Folios and Feminism

It was a glittering, thousand-dollar-a-seat Washington dinner. The occasion? -- the seventieth anniversary of the Folger Shakespeare Library. But amid the rare, fifteenth-century folios was an all-too-modern approach to the Bard -- a postmodern approach, in fact. Between the champagne and the chocolates, the library welcomed its new director, Shakespearean scholar and George Washington University English professor, Gail Kern Pastor. Pastor says she wants to make the literary past "vivid and alive." How? -- by deconstructing Shakespeare's plays for their treatment of sex and gender. Pastor told The Washington Post, "For academic women who teach Shakespeare, feminism is an organizing principle for how we look at the plays." Now that's classic postmodernism. Postmodernism says there is no real self -- that individuals are merely constructs of social forces, like culture, race, gender, and ethnicity. The important thing is not self-identity but social identity. This explains why the classics are being scrutinized for sensitivity to blacks, women, homosexuals, and every other conceivable group. Instead of asking what Shakespeare intended to say, deconstructionism says we ought to filter the text through our own ideological grid. That means tearing texts apart to examine underlying ideological constructions. For example, to a postmodern scholar, Othello is not really about jealousy; it's about a black man struggling in a white society. Traditional scholarship teaches that Macbeth is about the corruption that comes with a desire for power. But a postmodern scholar might say the real message is about keeping women from becoming too influential and that the message of Hamlet is about the power of unleashed female sexuality. This approach to the classics has become deeply ingrained in our intellectual culture -- which is why Gail Kern Pastor could calmly say, "Feminism is an organizing principle for how we look at the plays." This view has become so accepted it's almost impossible to get a degree in English -- graduate or undergraduate -- without embracing it. As Christians, we are called to stand against the spirit of the age. But first we need to identify that spirit, as it changes from generation to generation. Today's spirit is a worship of race, gender, and culture. This approach to literature not only deprives us of a rich and accurate understanding of the classics; it also directs readers away from Christ. Louise Cowan, former chairman of the English department at the University of Dallas, put it this way: "My serious encounter with Shakespeare and then with all the riches of the classics enabled me to see the splendor of Him who is at the center of the gospels." This is why we need to expose our kids to good literary guides to great western literature. One guide I recommend is Invitation to the Classics, edited by Louise Cowan and Os Guinness. Try reading Shakespeare aloud with your kids and their friends, and then use this guide to help them understand the plays' moral lessons. The guide will help you understand that the flap over folios and feminism is really a warning of something much deeper and much more troubling -- a dangerous idolatry. For further reading: Louise Cowan and Os Guinness, eds., Invitation to the Classics (Baker Book House, 1998). The complete works of William Shakespeare can be found here. Daniel J. Adams, "Toward a Theological Understanding of Postmodernism," Metanoia, spring-summer 1997. Roxanne Roberts, "Much Ado About Something," The Washington Post, 13 April 2002, C1. See BreakPoint's New Worldview Resource List for links to sources to help you develop a stronger Christian worldview understanding .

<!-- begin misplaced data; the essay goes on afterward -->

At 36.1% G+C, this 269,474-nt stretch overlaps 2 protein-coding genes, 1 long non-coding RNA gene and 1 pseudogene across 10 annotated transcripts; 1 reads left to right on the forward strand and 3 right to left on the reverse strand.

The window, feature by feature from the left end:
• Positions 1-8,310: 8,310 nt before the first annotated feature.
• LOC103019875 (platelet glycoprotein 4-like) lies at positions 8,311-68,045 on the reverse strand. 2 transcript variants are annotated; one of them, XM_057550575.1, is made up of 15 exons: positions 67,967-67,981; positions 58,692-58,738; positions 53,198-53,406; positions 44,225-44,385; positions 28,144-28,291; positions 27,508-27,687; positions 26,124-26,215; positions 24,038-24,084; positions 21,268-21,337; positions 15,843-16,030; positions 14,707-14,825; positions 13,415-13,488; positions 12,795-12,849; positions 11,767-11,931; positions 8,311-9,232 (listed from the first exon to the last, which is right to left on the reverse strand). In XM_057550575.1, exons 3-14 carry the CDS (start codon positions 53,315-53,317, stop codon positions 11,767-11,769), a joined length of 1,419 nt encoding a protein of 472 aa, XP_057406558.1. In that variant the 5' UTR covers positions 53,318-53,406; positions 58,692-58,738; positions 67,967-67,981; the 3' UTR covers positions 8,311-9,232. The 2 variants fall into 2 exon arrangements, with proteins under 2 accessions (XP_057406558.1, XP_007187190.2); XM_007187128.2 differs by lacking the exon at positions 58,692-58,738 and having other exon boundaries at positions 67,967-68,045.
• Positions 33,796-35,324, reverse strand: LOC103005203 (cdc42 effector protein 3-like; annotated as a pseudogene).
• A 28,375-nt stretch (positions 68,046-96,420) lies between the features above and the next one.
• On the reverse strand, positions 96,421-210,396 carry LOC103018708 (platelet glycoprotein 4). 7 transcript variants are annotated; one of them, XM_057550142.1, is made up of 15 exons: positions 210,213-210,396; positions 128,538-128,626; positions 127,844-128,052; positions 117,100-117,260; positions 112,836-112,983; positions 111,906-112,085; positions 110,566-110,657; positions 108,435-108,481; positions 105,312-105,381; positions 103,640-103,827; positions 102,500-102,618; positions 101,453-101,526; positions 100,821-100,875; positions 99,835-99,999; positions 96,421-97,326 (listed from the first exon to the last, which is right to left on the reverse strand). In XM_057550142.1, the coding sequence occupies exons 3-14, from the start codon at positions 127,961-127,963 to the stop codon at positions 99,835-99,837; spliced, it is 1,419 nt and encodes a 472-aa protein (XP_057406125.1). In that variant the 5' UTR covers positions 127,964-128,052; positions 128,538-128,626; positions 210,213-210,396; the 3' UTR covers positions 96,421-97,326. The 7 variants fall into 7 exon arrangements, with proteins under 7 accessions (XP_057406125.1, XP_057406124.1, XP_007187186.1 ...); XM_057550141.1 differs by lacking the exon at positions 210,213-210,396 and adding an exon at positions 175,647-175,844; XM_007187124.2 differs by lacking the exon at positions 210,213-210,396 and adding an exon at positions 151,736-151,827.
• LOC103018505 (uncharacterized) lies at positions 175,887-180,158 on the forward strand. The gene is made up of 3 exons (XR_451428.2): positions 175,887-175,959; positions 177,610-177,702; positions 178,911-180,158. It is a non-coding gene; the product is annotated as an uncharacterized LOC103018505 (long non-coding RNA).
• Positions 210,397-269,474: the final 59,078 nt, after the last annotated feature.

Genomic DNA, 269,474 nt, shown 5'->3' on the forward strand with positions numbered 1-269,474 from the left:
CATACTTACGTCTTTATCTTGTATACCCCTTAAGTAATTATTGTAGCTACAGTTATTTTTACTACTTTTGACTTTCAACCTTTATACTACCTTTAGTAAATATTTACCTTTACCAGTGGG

Chuck Colson


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